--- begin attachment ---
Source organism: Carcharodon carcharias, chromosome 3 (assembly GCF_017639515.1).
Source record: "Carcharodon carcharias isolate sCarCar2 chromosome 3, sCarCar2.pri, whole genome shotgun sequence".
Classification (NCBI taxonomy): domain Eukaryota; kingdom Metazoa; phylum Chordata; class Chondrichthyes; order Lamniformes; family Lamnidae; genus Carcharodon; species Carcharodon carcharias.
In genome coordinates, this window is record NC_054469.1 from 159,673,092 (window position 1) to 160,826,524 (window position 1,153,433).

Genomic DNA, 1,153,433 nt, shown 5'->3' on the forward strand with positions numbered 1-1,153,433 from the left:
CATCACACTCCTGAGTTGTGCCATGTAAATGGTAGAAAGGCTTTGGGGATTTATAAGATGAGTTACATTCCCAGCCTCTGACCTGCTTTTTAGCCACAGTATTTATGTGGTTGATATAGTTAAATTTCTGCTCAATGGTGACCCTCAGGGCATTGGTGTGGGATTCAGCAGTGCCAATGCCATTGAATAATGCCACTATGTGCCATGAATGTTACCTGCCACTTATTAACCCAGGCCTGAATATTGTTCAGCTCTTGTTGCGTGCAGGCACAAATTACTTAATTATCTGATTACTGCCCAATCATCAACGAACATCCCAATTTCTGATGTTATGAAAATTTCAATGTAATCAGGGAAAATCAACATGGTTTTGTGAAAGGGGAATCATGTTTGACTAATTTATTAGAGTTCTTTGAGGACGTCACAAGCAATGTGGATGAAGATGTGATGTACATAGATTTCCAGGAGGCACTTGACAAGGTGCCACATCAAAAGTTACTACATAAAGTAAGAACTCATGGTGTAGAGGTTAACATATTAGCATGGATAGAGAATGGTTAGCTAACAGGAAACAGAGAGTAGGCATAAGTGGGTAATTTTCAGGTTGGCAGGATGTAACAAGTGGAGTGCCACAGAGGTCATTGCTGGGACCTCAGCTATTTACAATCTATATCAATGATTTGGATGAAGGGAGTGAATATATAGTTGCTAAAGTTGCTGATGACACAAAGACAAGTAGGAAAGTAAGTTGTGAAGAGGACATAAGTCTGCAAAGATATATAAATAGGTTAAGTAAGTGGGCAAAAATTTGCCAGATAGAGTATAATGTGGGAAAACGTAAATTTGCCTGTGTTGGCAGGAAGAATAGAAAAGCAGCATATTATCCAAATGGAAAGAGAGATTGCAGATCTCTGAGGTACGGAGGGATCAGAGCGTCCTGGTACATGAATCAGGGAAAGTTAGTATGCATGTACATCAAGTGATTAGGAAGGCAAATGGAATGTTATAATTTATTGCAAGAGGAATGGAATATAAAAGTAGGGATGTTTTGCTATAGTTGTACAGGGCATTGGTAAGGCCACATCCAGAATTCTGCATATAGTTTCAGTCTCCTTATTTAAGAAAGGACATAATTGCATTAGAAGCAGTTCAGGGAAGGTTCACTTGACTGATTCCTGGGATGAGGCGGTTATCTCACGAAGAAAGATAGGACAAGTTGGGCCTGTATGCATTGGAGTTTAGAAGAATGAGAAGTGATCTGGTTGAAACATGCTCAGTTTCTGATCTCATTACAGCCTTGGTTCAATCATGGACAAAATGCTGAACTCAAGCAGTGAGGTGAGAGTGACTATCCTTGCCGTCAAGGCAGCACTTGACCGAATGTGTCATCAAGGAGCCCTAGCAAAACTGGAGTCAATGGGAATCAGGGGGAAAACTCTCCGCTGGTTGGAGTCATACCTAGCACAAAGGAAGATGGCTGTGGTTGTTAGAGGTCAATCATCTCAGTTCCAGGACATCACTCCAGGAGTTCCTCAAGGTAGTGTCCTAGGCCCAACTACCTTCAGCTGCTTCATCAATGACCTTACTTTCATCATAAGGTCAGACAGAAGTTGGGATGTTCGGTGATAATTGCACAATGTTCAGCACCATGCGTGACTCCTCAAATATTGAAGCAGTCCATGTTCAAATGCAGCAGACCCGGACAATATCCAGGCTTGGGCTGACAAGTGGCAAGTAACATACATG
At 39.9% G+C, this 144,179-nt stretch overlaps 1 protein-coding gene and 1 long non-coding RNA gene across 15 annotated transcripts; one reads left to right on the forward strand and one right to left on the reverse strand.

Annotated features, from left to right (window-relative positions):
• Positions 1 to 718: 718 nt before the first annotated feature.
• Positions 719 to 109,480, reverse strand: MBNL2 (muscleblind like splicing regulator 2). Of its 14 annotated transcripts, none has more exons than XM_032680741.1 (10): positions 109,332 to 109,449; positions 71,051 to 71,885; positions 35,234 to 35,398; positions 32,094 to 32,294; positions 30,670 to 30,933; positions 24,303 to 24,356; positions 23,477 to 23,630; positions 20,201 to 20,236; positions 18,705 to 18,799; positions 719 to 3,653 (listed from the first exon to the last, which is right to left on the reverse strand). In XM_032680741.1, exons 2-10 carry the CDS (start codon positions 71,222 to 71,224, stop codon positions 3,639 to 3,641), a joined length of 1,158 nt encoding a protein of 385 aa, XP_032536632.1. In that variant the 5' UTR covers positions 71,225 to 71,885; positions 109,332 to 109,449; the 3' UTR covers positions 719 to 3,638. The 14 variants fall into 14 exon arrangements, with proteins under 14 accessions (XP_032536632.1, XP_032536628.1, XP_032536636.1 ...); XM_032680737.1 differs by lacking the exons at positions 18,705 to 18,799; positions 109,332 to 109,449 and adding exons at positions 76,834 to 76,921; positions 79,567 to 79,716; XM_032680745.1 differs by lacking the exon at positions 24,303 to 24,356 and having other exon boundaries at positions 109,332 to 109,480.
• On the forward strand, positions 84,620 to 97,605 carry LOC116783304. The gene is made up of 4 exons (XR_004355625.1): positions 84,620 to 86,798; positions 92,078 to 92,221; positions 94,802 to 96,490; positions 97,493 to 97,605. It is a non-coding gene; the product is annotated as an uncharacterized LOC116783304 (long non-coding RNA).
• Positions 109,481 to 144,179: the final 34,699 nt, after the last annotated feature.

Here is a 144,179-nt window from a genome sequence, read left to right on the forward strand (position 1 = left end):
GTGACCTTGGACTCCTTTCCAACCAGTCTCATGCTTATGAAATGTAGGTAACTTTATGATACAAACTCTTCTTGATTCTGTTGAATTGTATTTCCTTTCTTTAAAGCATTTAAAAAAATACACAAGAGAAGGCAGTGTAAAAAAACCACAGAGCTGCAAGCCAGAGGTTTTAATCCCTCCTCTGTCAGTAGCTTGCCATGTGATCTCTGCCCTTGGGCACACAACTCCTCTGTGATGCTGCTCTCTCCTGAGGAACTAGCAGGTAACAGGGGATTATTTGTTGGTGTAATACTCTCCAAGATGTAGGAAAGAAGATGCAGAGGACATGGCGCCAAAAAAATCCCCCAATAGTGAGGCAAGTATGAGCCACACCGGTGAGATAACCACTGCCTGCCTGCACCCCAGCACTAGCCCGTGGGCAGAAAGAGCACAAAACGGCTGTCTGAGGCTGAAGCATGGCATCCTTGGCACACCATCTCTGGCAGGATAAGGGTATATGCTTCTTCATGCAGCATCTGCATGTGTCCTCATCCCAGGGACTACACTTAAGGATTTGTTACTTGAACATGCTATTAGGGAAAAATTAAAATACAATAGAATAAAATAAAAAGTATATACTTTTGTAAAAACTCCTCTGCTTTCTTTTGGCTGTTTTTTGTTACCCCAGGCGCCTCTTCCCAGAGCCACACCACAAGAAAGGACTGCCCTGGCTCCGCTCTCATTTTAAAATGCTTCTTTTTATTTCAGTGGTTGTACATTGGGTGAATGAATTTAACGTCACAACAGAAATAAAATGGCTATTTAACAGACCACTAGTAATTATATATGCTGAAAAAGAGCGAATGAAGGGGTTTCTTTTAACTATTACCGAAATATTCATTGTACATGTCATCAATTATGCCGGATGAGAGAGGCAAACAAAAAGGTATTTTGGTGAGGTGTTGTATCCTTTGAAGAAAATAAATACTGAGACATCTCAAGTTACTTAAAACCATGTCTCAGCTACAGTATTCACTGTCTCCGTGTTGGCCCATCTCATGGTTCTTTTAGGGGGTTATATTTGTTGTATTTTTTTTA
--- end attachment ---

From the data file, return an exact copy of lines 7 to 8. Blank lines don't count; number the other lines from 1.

At 39.9% G+C, this 144,179-nt stretch overlaps 1 protein-coding gene and 1 long non-coding RNA gene across 15 annotated transcripts; one reads left to right on the forward strand and one right to left on the reverse strand.

Annotated features, from left to right (window-relative positions):